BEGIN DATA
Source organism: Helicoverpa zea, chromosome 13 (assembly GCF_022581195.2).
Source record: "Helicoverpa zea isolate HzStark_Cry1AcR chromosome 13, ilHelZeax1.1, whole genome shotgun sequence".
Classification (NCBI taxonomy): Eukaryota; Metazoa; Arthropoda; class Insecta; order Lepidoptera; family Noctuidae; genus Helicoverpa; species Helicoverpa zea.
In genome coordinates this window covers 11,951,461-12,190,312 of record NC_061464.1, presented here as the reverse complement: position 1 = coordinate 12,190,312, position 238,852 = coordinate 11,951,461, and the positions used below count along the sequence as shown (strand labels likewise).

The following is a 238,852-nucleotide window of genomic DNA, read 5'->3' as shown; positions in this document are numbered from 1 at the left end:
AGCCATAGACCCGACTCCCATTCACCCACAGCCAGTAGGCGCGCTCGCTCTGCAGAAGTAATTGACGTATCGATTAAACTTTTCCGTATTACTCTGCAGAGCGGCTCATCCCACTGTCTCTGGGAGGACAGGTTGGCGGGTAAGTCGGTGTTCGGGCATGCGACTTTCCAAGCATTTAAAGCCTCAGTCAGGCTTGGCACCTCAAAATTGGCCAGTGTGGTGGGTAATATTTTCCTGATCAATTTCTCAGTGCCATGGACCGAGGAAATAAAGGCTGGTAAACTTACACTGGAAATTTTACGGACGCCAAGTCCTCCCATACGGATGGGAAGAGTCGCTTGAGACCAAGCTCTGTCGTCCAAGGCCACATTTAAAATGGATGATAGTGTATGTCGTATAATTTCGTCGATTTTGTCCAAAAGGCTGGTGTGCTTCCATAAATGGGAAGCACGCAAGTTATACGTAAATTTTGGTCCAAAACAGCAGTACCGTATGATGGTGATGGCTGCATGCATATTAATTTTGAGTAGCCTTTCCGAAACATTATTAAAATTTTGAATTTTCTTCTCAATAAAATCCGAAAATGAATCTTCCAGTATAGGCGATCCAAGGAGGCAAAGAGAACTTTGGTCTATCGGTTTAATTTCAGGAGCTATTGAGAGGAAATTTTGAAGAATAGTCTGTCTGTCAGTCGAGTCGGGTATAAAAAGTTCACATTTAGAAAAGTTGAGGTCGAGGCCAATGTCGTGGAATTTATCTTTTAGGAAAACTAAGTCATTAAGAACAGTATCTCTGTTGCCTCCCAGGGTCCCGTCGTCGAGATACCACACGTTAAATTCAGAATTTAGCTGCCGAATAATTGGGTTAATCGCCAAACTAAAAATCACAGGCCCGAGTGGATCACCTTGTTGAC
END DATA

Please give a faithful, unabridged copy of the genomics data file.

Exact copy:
Source organism: Helicoverpa zea, chromosome 13 (assembly GCF_022581195.2).
Source record: "Helicoverpa zea isolate HzStark_Cry1AcR chromosome 13, ilHelZeax1.1, whole genome shotgun sequence".
Classification (NCBI taxonomy): Eukaryota; Metazoa; Arthropoda; class Insecta; order Lepidoptera; family Noctuidae; genus Helicoverpa; species Helicoverpa zea.
In genome coordinates this window covers 11,951,461-12,190,312 of record NC_061464.1, presented here as the reverse complement: position 1 = coordinate 12,190,312, position 238,852 = coordinate 11,951,461, and the positions used below count along the sequence as shown (strand labels likewise).

The following is a 238,852-nucleotide window of genomic DNA, read 5'->3' as shown; positions in this document are numbered from 1 at the left end:
AGCCATAGACCCGACTCCCATTCACCCACAGCCAGTAGGCGCGCTCGCTCTGCAGAAGTAATTGACGTATCGATTAAACTTTTCCGTATTACTCTGCAGAGCGGCTCATCCCACTGTCTCTGGGAGGACAGGTTGGCGGGTAAGTCGGTGTTCGGGCATGCGACTTTCCAAGCATTTAAAGCCTCAGTCAGGCTTGGCACCTCAAAATTGGCCAGTGTGGTGGGTAATATTTTCCTGATCAATTTCTCAGTGCCATGGACCGAGGAAATAAAGGCTGGTAAACTTACACTGGAAATTTTACGGACGCCAAGTCCTCCCATACGGATGGGAAGAGTCGCTTGAGACCAAGCTCTGTCGTCCAAGGCCACATTTAAAATGGATGATAGTGTATGTCGTATAATTTCGTCGATTTTGTCCAAAAGGCTGGTGTGCTTCCATAAATGGGAAGCACGCAAGTTATACGTAAATTTTGGTCCAAAACAGCAGTACCGTATGATGGTGATGGCTGCATGCATATTAATTTTGAGTAGCCTTTCCGAAACATTATTAAAATTTTGAATTTTCTTCTCAATAAAATCCGAAAATGAATCTTCCAGTATAGGCGATCCAAGGAGGCAAAGAGAACTTTGGTCTATCGGTTTAATTTCAGGAGCTATTGAGAGGAAATTTTGAAGAATAGTCTGTCTGTCAGTCGAGTCGGGTATAAAAAGTTCACATTTAGAAAAGTTGAGGTCGAGGCCAATGTCGTGGAATTTATCTTTTAGGAAAACTAAGTCATTAAGAACAGTATCTCTGTTGCCTCCCAGGGTCCCGTCGTCGAGATACCACACGTTAAATTCAGAATTTAGCTGCCGAATAATTGGGTTAATCGCCAAACTAAAAATCACAGGCCCGAGTGGATCACCTTGTTGAC